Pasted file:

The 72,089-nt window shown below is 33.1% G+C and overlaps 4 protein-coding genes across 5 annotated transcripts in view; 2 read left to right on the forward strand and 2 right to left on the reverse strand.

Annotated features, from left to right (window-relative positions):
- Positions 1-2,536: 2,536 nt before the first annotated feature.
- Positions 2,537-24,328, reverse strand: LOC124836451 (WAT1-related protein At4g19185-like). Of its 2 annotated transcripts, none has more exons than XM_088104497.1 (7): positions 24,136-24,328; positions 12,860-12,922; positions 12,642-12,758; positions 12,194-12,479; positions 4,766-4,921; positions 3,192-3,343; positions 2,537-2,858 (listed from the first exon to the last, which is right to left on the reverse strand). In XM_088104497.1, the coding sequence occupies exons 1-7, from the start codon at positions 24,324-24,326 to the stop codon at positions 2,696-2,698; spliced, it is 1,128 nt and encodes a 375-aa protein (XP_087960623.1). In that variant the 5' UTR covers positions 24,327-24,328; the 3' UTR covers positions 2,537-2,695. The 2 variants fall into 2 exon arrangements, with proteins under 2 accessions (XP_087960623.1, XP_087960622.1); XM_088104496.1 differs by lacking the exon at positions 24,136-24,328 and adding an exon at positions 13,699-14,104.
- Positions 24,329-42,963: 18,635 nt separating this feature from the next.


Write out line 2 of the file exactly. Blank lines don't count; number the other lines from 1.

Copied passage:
Annotated features, from left to right (window-relative positions):